David Hume wrote that “Epicurus’s old questions are yet unanswered. Niche Audience That the laws of the OT are consistent and coherent is regarded as a truism by many biblical scholars, including Gane. Every book is written to persuade, but Gane’s book is without question an advocacy piece rather than a descriptive piece.But others consider this assumption little more than a comforting myth. Is the relationship between OT and NT one of stark contrast or affinity? His argument is thus: the OT laws are (therefore) OT laws are good. Gane’s audience (including perhaps some doctrinal apparatchiks) already believes this, so he finds it unnecessary to examine his premises.Two questions drive these essays as they address the topic of reading the Old Testament theologically.
Just blame it on the victim — humans compelled God to accommodate human weakness.
Misplaced Certitude Gane acknowledges that there are apparent “discrepancies between laws” — and he explains this by saying that God “can maintain justice through variable circumstances by giving somewhat different laws to different people for different situations.
On the other hand, there are folks who prioritize an Old Testament passage's original context to such an extent that it is by no means clear if and how a given Old Testament text might bear witness to Christ and address the church. Van Gemeren, an ecclesial scholar who operated amidst the tension between understanding texts in their original context and their theological witness to Christ and the church.
The contributors in this volume share a conviction that Christians must read the Old Testament with a theological concern for how it bears witness to Christ and nourishes the church, while not undermining the basic principles of exegesis.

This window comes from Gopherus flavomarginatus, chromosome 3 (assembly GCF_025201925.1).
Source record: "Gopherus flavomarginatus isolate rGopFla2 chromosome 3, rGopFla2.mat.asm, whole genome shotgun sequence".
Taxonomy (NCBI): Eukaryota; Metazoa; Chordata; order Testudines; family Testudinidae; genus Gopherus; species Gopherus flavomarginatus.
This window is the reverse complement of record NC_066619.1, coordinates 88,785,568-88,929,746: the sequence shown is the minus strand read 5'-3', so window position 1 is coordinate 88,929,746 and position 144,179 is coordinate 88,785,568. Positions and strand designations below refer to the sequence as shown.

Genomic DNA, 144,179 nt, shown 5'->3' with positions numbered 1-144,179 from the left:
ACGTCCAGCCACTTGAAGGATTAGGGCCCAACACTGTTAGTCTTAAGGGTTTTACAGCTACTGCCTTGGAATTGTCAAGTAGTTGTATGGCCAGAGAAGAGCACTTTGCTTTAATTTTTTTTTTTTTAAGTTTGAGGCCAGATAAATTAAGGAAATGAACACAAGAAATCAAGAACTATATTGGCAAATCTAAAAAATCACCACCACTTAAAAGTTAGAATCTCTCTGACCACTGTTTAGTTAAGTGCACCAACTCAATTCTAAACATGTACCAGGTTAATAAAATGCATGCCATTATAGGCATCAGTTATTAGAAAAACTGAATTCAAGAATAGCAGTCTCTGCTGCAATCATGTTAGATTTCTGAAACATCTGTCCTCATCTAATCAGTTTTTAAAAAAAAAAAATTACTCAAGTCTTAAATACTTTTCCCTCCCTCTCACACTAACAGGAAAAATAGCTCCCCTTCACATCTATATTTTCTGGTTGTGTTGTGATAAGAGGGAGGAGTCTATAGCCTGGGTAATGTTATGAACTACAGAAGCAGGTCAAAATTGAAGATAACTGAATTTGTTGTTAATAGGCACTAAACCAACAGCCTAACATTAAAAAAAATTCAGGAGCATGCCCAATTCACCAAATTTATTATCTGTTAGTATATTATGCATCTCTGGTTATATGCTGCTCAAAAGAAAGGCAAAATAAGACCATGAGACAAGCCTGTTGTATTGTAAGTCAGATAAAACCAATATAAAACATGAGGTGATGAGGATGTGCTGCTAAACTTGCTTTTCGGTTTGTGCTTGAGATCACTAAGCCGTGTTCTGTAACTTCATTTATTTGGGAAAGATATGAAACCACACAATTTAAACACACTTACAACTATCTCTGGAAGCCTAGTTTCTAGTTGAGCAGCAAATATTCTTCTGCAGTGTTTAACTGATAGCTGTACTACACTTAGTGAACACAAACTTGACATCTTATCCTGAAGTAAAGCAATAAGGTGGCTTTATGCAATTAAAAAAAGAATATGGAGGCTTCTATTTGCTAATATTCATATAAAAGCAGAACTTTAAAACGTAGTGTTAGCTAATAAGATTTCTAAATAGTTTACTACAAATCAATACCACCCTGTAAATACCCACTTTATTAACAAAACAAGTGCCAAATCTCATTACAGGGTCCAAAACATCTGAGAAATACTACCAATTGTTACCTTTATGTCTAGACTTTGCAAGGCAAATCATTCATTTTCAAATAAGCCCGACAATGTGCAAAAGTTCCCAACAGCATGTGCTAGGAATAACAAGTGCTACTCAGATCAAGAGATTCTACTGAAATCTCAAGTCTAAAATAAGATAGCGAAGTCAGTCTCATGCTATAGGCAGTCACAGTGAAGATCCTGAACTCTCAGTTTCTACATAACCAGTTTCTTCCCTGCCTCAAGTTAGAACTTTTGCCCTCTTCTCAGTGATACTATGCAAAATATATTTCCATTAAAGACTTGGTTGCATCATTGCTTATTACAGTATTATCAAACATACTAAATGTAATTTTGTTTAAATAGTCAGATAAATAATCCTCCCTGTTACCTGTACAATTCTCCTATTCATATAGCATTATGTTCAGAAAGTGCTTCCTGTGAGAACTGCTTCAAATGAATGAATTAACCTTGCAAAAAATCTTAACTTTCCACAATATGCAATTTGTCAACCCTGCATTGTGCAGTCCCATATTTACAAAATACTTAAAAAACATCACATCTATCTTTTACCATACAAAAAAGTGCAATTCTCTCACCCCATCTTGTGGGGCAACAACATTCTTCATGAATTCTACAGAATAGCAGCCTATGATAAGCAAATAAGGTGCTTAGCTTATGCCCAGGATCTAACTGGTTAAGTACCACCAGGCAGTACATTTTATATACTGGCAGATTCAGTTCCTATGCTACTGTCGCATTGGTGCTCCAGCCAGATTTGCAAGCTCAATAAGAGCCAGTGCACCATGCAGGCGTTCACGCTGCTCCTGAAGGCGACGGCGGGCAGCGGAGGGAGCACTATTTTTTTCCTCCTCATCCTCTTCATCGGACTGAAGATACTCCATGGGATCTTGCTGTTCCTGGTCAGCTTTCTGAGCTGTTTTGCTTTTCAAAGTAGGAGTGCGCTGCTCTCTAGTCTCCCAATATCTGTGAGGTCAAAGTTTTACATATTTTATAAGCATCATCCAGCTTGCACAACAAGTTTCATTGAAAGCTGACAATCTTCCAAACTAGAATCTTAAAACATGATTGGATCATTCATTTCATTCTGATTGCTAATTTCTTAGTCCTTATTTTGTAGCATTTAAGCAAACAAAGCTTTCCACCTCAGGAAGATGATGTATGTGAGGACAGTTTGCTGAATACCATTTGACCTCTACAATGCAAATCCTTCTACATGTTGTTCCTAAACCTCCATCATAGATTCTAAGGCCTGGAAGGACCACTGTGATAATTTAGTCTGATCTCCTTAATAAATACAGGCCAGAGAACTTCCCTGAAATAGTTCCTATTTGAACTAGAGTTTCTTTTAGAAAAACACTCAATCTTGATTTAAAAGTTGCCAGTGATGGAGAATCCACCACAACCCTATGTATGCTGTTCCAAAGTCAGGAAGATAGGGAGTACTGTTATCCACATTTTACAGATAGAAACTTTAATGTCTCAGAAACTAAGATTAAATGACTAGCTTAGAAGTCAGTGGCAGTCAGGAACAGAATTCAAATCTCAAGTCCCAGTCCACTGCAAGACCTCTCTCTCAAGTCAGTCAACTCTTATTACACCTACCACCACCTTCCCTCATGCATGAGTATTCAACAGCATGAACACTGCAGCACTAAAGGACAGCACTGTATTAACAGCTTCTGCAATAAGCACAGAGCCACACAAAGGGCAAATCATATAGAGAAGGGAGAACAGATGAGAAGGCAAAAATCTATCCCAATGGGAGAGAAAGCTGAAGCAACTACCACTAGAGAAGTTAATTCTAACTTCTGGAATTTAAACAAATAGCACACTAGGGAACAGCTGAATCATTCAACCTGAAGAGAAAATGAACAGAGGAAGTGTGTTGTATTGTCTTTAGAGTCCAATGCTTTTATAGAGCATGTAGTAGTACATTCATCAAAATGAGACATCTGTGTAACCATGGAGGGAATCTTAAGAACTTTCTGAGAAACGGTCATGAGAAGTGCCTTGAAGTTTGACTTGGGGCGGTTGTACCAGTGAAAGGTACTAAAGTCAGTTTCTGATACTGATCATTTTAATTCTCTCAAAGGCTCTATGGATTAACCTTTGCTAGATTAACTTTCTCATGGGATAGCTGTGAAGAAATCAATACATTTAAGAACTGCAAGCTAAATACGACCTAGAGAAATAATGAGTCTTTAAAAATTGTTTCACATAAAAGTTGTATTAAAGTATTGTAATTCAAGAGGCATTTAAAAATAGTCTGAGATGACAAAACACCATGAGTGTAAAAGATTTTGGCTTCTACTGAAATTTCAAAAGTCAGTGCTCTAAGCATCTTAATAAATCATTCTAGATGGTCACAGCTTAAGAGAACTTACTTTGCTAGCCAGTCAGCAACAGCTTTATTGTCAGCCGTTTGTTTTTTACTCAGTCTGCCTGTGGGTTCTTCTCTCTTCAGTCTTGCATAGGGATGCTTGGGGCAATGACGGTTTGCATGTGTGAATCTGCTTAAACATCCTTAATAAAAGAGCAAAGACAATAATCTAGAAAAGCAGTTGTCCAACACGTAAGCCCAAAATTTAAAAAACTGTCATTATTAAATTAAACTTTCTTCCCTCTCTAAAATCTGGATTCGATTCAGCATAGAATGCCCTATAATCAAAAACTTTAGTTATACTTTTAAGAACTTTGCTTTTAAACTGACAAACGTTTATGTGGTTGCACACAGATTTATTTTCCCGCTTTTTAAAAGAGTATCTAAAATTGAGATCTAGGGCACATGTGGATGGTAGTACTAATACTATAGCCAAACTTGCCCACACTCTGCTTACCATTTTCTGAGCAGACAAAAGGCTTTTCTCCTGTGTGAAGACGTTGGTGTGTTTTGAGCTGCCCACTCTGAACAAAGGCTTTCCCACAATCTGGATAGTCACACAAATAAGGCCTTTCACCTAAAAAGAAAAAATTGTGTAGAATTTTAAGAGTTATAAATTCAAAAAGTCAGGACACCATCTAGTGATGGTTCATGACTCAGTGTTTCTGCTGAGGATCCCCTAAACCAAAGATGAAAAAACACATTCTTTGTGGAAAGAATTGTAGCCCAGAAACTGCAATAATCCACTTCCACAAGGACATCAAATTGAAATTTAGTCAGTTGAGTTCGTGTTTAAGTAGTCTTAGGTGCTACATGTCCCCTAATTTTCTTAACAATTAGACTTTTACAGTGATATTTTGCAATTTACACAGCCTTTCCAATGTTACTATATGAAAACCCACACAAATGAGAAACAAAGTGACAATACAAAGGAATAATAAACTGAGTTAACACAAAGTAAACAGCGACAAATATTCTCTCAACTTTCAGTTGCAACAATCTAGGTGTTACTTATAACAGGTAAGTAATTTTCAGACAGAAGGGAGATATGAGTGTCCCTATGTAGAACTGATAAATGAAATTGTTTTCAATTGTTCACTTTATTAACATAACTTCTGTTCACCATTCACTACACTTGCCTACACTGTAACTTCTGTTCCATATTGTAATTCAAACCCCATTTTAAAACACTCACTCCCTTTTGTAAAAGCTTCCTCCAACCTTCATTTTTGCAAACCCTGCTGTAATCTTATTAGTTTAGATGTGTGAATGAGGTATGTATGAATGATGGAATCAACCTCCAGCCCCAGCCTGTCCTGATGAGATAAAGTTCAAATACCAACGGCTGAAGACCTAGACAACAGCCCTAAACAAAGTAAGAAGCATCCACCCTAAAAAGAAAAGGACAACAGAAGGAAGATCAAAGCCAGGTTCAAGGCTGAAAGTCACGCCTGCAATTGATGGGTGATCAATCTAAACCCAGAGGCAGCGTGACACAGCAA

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The New Testament Monographs series offers fresh and attractive studies, many of them with a special emphasis on the world of the New Testament and with new research into the original texts.Cross-Fertilization Gane writes that OT laws are God. Whether our morals or our laws came first is akin to the chicken-and-egg dilemma. It is for a niche audience, is conventional in its conclusions, and is a model of misplaced certitude.Problem of Pain Theodicy seeks to explain divine goodness and providence in light of the existence of evil. I still find it instructive and worthwhile reading.With human laws, one can admit without apology that a prior law was wrong and that it is now overruled. Troubling to moderns is YHWH’s fondness for the death penalty — often by burning or stoning.Even lesser punishments meted out by God are barbaric: having one’s hand cut off, being beaten with rods, and debt servitude (slavery).Then several essays wrestle with how topics from select Old Testament books can be read theologically.Finally, it concludes by addressing several communal matters that arise when reading the Old Testament theologically.The editor of the series is Stanley Porter, President and Dean, and Professor of New Testament, at Mc Master Divinity College, Hamilton, Ontario. ” Proceeding from the premise that a purpose of Old Testament (OT) law includes revealing God’s characterand creating a model society as a guiding light to the nations, Roy Gane writes 410 pages and answers in the affirmative.Ten Commandments as Enduring Amongst the materials kept are the Ten Commandments, which are unchangingly authoritative. We have two presuppositions: 1) OT law is from God and 2) God is of good character.Per Gane, the first four deal with our relationship with God, the remaining six our relationship with one another. But then the unavoidable question: Whence (from what place or source) come the immoral laws in the OT?